Published Thursday, 27 September 2012
Fr Sheehan stands at his church whilst bands pass last month (© Pacemaker)
It comes after the Parades Commission said loyalist bands can play hymns as they pass St Patrick's Church in Belfast on Saturday.
Local residents who object to the parade were left "bewildered" by the decision.
They sought legal action and have been granted legal aid to bring their challenge to court.
The Carrick Hill group later held a meeting on Thursday evening to air some of their concerns ahead of the parade on Saturday morning.
A maximum of 14 bands and around 1,500 marchers will pass the area on their way to Stormont as they mark the 100th anniversary of the signing of the Ulster Covenant this weekend.
The determination added that no loyalist supporters are allowed to accompany the parade past the church and only 150 nationalist protesters will be permitted in the area.
Meanwhile a separate parade past St Matthew's Catholic Church on the Newtownards Road in east Belfast has also been ordered to abide by restrictions on the music it plays.
The Parades Commission said: "This is a unique parading event coming at the start of the decade of commemorations. It occurs in a context which has significantly shifted since events of this summer.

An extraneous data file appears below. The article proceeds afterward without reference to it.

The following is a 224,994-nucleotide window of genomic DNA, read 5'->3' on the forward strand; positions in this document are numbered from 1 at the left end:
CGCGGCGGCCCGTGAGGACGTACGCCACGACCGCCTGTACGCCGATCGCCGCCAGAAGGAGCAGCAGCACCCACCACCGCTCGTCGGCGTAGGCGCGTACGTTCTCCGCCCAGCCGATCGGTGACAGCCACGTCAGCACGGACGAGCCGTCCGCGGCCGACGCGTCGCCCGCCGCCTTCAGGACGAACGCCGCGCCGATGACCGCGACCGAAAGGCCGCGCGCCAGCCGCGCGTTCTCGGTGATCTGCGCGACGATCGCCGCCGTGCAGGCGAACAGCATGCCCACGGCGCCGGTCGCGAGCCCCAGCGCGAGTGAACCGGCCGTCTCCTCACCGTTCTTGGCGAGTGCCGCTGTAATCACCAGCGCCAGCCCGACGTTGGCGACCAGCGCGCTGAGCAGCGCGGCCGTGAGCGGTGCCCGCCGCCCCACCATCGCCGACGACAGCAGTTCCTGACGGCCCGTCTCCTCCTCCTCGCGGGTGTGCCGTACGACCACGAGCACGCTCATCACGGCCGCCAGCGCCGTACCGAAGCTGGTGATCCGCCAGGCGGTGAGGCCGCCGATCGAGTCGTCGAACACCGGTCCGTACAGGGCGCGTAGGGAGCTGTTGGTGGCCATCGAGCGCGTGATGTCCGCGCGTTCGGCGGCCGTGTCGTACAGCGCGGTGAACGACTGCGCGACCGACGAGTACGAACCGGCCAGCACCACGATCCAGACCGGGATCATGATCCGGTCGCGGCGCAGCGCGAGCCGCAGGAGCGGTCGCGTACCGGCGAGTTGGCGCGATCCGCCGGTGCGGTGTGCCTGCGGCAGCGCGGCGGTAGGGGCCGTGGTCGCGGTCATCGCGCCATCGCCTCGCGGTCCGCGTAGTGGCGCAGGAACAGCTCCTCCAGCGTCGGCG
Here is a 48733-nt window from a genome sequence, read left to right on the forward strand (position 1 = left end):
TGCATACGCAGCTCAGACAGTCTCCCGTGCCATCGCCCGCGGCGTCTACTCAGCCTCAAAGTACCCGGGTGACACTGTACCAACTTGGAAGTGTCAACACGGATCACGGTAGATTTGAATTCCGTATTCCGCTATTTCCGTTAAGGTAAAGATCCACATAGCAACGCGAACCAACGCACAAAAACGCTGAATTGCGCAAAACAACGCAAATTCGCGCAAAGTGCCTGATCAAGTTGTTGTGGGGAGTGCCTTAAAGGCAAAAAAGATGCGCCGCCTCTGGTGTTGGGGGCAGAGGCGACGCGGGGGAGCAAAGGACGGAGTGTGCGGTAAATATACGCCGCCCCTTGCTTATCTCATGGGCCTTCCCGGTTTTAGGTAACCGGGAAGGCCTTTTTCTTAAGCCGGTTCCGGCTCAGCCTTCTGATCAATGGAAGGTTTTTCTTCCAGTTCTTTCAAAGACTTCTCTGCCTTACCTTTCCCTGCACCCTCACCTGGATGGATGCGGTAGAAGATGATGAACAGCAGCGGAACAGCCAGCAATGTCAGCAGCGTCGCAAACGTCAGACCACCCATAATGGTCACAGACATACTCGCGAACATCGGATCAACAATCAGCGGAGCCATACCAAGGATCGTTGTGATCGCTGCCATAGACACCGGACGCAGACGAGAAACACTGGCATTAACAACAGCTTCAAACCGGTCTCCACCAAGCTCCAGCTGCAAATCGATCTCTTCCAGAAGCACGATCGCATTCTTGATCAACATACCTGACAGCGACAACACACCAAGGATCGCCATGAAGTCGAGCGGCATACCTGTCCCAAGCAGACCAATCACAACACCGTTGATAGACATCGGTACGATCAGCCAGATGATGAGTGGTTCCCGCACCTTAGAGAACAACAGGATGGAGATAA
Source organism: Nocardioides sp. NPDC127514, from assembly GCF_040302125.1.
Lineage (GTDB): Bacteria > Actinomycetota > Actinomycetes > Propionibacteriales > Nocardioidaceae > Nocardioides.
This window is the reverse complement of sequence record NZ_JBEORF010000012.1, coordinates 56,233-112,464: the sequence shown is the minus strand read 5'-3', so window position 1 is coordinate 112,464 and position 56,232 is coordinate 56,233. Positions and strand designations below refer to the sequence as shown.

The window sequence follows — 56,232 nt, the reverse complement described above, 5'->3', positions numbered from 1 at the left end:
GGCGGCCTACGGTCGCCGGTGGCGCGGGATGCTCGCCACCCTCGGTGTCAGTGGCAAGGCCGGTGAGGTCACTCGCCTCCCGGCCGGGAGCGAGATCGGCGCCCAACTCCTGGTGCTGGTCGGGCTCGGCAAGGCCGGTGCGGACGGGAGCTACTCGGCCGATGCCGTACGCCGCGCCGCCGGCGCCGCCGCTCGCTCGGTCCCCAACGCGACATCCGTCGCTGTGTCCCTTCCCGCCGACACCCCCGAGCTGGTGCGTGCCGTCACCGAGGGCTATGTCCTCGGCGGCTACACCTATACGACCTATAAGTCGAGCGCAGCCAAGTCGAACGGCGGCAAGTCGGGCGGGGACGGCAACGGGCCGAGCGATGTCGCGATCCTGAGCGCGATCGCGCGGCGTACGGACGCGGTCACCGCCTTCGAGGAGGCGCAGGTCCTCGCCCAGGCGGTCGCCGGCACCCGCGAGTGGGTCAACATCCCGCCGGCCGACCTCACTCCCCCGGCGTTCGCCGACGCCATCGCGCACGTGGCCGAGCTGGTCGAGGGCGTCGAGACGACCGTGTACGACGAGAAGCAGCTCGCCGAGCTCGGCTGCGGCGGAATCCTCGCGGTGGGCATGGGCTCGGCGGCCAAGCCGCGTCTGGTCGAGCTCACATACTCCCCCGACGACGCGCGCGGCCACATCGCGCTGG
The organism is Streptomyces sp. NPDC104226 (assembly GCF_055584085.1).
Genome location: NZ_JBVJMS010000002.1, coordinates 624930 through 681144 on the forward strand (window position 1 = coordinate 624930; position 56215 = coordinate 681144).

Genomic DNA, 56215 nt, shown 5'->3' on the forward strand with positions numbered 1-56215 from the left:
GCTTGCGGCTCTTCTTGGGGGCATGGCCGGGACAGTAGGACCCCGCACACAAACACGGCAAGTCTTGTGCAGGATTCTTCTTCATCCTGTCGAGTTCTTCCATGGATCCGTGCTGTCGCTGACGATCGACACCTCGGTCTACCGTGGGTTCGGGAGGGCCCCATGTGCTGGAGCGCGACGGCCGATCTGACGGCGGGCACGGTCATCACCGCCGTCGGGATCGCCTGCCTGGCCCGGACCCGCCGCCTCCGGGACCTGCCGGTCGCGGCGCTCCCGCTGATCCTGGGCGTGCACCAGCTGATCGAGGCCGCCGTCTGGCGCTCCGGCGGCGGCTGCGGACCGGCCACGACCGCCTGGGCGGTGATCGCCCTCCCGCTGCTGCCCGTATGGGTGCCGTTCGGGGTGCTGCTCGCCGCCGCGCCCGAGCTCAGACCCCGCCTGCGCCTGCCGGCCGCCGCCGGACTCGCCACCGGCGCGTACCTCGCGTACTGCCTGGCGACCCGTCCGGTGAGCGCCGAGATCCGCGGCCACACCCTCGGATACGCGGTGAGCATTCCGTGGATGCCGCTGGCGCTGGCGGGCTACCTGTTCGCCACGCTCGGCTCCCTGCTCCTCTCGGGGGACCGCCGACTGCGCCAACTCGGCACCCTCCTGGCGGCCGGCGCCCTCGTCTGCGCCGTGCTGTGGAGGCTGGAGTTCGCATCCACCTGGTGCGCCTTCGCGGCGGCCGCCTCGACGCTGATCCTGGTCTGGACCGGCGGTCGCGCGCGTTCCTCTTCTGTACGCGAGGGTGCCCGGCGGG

"The Commission has come to the conclusion that, should the protest proceed without restriction, there will be an adverse effect on already fragile community relations and potential for public disorder."
Concerns were raised after members of a loyalist band were filmed marching in circles and playing a tune alleged to be sectarian outside the Catholic church on the Twelfth of July.
In August loyalist bands defied a ruling by the Parades Commission that only a single drumbeat should be played when passing the church during a Royal Black Institution parade.
The Grand Orange Lodge of Ireland said: "The Institution will do everything possible to mark the centenary of the signing of the Ulster Solemn League and Covenant with respect and dignity."
Frank Dempsey, Chair of Carrick Hill Residents' Group, said: "We've no objections to the marchers coming down Clifton Street. All we are asking for is respect for our community and respect for our church."
Politicians from all sides have appealed for calm ahead of the march this weekend.